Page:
I write on behalf of my clients to demand that all efforts to get NYCHA tenants to sign leases cease—immediately. If those efforts do not cease by May 1, 2021: we will file suit to block further PACT/ RAD conversion on behalf of a class of all NYCHA residents. Our clients will commence a rent strike, putting funds in escrow until the PACT/RAD harassment ends.”

In conclusion, we’re not “fighting for NYCHA”, a corrupt agency which squanders hundreds of millions of dollars and whose policy is to hand properties over to predatory management companies. We’re fighting against the abuse, harassment, and displacement of working class families. To build this fight, we need to confront some
of the issues that divide people in the projects, including lack of security, which causes various hardships that NYCHA and its “private partners” easily exploit. In hours-long virtual “town halls”, the new management companies say over and over, “we’ll come in and fix these problems!” But they have no interest in working with the people to solve these problems, and instead plan to make Harlem River more like a jail: installing gates, walling off parks, setting curfews, making rules about where residents can go, who they can bring in, and so on.

When people ask hard questions during these town halls, NYCHA and it’s RAD “partners” quickly change the subject, play slideshows touting glossy bath-fitters in a wide variety of colors, and direct tenants to free food giveaways sponsored by RAD “partners” (the de- velopers and management companies). They think the people are really dumb. But they’re wrong. Through door knocking and public meetings, the People of Harlem River have spoken with a majority of the 600 households at Harlem River Houses. Most tenants al- ready see RAD as a bait and switch, and aren’t fooled by handouts and photos of bath fitters. The question is how can we fight back?


People of Harlem River post fliers about the rent strike and the protest against privatization.

In the coming months, things are going to really heat up, as the new management company tries to finalize the takeover of Harlem River Houses, and NYCHA moves to speed up privatization of public housing all over NYC under the Blueprint for Change. But peo- ple are starting to come together. A group of residents from Harlem River Houses and Fulton Houses are beginning a rent strike to demand repairs and a halt to RAD privatization, which will begin with a pro- test at Harlem River Houses on May 1st. Residents of NYCHA buildings around the city will be joining for this.

We are also working with tenants from other cities. In one of the early meetings of The People of Harlem River, we were joined by a tenant from Grant Manor in Boston, Haywood Fennell Sr., who has been active in the struggle against rent increases there. Afterwards, he shared these thoughts with us:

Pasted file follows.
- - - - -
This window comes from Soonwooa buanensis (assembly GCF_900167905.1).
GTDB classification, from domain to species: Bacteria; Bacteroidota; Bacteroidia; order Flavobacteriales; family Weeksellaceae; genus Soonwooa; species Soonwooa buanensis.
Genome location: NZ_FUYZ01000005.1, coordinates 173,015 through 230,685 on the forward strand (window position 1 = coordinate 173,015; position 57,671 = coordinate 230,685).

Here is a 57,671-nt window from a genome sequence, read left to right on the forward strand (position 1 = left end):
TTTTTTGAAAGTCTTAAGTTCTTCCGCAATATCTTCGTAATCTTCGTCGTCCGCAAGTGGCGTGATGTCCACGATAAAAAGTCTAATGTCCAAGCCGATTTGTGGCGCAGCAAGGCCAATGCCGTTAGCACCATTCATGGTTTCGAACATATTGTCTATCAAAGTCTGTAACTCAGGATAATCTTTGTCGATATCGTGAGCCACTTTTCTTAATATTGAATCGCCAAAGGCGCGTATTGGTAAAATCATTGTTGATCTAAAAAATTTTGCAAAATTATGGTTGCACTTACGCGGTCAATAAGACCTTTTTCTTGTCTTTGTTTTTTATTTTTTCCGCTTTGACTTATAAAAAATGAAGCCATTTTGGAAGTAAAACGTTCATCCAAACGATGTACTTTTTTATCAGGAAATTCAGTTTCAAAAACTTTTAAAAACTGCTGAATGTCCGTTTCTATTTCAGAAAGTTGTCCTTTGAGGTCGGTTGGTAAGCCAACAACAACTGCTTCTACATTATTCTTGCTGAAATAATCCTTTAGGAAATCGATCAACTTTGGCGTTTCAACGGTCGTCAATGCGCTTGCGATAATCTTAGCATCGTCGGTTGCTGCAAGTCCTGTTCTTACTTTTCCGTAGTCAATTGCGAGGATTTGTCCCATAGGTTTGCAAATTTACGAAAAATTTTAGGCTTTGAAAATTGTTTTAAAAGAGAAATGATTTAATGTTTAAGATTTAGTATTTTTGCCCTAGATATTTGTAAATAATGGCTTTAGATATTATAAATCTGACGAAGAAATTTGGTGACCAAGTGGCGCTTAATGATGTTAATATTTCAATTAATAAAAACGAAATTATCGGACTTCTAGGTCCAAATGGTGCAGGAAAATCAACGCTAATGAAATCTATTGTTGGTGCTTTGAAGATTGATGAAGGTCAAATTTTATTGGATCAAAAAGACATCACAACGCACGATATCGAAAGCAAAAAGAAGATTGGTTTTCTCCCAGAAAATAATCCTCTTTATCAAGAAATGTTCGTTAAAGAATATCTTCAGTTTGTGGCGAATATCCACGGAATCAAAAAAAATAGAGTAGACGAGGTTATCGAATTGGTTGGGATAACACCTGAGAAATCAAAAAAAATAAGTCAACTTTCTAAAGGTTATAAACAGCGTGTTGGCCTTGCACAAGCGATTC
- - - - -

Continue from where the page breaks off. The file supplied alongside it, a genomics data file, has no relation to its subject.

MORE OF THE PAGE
“On behalf of our Grant Manor Resident Initiative, thank you for inviting me to listen in and participate in your meet- ing last evening. I encourage you to study those that think that you can be bullied and feel uncomfortable as they try to take away your rights as residents. Learn who they are and learn who can help you develop your strategy. Do not think because your numbers are small that you cannot pro- tect your mission. It is not the size of the dog that is mea- sured but the size of the fight in the dog.”

The encouragement from Boston–alongside the Bos- ton Tenant’s publication Urban Core, which has been read widely at Harlem River–really helped folks in the struggle in New York. At times, some people have got- ten discouraged because there are relatively few of us, whereas the developers we’re fighting are armed with millions of dollars, are shielded by housing non-prof- its, control much of the media coverage, and have all of NYCHA at their disposal with which to influence tenant associations and intimidate tenants (often ille- gally). But even at an early stage in the struggle, the advice from Boston held true. By March, the People of Harlem River so unnerved the new management com- pany that they sent representatives to try and break up our meeting.

When UFAD activists from Oakland joined us for a protest at the State Building here in NYC, it helped demonstrate the national scale of the privatization agenda. This is quite scary, as a complete nationwide erasure of public housing is underway. But at the same time, it is inspiring, because the national scale of this crisis opens the possibility for collaboration on a na- tional scale. Discussions with Defend Glendale & Public Housing Coalition, the group of tenants who have been fighting RAD in Minneapolis Public Housing (where NYCHA CEO Greg Russ cut his teeth) have also helped us to develop strategies for opposing privatization1. In the coming weeks, national ten- ants’ calls are being planned to coordinate efforts to oppose privatization and displacement in cities across the country. By continuing to work together, across the city, across the country, and perhaps, someday, beyond, we have a better chance of exposing and stop- ping tenant abuse and housing scams which lead to gentrification, displacement, and the decimation of working class neighborhoods.

From New York, UFAD-NYC and the People of Harlem River say: “WE CAN FIGHT BACK!” ■